The letter was crystal clear: “You have precipitously dismissed the most valuable member of the church staff. And now you will pay the price.”
So it seemed. After 40 years of employment, the choir director at Sunnyvale Church was being let go. When the pastor and the personnel committee chair asked her to retire, she left the meeting in a huff. “I don’t know what you’re talking about.”
Reaction was swift. One-third of the choir left for another church. The organist resigned in solidarity with the director. Word got around town that after years of faithful service, Sunnyvale was cutting Louise loose. What a shame. And what a surprise!
Well, not so great a surprise as one might think. Investigation disclosed that a sizable group of church members had had serious reservations about Louise for years—her choice of music, her manner of dealing with people, even her musical ability. Those people had repeatedly registered complaints to the liturgy and personnel committees, but no action was taken.
The committees themselves often discussed Louise’s job performance, going so far as to warn her, “Things have got to change.” For more than 20 years, it seemed, the committees were constantly preoccupied with changing Louise and the music program.
Nothing changed. Louise continued to do as she had always done. She bullied the pastor, ignored the critics, and verbally abused the choir. Her manner became more brusque. Finally, when the pastor and personnel committee could stand it no longer, they acted. But the reaction hurt the church. Members blamed one another for the debacle, even changing sides in the debate. Before the dust settled, the pastor had left; the personnel chair had resigned; the church was divided.
Why hadn’t things changed? Why didn’t the people do what they wanted to do 30 years earlier? The answer is easy. The “Abilene Paradox” had come to church.
The Abilene Paradox is a management concept introduced more than 25 years ago by Jerry B. Harvey.1 Harvey asks why organizations don’t do what their members agree should be done. His concept is based on an ill-fated outing he and his family made from Coleman to Abilene, Texas, on a hot summer night to eat mediocre cafeteria food. No one really wanted to go, but each agreed to make the trip, thinking everyone else favored the idea. Harvey contends that had family members disclosed their true desire to stay at home, no conflict would have surfaced later about having gone.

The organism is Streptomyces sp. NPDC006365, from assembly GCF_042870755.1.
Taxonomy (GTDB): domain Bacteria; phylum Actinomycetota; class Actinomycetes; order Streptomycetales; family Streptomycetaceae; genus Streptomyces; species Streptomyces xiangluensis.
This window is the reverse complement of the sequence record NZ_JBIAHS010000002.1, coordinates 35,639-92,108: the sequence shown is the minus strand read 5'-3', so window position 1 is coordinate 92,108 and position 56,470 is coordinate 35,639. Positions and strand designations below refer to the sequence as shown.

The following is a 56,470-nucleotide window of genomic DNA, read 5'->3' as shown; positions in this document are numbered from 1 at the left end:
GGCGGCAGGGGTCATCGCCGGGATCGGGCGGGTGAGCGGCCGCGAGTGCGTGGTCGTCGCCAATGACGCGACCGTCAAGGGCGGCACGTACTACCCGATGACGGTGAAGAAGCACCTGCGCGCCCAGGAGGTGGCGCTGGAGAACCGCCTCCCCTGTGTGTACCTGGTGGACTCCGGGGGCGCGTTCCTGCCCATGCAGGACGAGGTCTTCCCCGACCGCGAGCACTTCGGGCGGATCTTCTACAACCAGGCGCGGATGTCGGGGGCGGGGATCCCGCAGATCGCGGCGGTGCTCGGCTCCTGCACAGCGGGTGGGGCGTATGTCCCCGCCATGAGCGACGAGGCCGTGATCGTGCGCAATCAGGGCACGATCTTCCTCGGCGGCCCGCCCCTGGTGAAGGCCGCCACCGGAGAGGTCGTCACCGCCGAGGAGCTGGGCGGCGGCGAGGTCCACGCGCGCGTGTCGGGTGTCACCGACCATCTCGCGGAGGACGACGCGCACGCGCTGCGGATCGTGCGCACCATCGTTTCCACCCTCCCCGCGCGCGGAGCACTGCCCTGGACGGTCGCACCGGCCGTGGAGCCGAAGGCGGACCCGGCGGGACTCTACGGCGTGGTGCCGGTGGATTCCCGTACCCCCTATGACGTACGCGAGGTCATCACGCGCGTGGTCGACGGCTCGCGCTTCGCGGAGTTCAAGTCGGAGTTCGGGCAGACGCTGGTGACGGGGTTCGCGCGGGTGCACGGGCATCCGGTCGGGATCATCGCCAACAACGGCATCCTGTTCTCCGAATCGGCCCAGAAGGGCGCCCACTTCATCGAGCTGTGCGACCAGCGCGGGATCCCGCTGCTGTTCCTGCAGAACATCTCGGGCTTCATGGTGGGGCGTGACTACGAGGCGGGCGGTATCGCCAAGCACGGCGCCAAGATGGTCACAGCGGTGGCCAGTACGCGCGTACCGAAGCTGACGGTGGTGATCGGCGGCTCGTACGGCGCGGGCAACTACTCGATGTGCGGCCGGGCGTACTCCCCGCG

Old First Church had weathered many storms in its downtown location, including attempts to move the congregation to the suburbs. In recent years, however, a new generation had become active, and plans were under way to build a new sanctuary and office complex at the present site. The board appointed a building committee, and the committee hired an architect. After extensive listening sessions, the architect took what he had learned and produced a preliminary plan.
When the architectural model was shown to members, nothing seemed right. The bell tower was the wrong size. The sanctuary was not oriented properly. The traffic pattern in the office complex was unsatisfactory. The architect countered every complaint with survey results: “When we asked you about this, you said, . . .”
During this phase, First Church called a new senior pastor. In the first meeting after his arrival, he summed up what committee members already knew. The church did not need new buildings. Redecorating and minor remodeling would suffice. The committee paid the architect and thanked him for his time. The plans disappeared into a file cabinet, never to be seen again.
What had happened? The committee—and by extension, the whole congregation—had taken action contrary to the data it had for dealing with problems. As a result, problems were compounded rather than solved.2 That, in a nutshell, is the Abilene Paradox. No one wanted to be the odd one out who disagreed with the other committee members. Although countless “parking-lot discussions” may have centered on the idea’s wrong-headedness, individual members could not bring themselves to do what they privately agreed must be done. No one wanted to be exposed to humiliation, ostracism, or criticism, so each person concealed his or her feelings from the group. I am reminded of Adam, who said, “I heard the sound of you in the garden, and I was afraid, because I was naked; and I hid myself” (Gen. 3:12).
Resisting a Firm Decision
Some years ago, when I served a congregation in southwestern Oklahoma, we decided we needed an associate pastor. We asked the judicatory for names of prospective ministers and began the search. Oddly, no potential candidate seemed to have the right qualifications. As we winnowed the portfolios, we discovered that every one had some deficiency; some were unqualified for any position. Finding no candidate who met our expectations, we asked the judicatory for more names. Even with two subsequent lists, we couldn’t agree on anyone. Finally, someone in the judicatory office said, “I’m not sure this person is available, but you might try her.”
We were elated. Here was a live one. We telephoned her; she was interested. We did a phone interview and liked what we heard. She agreed to visit us.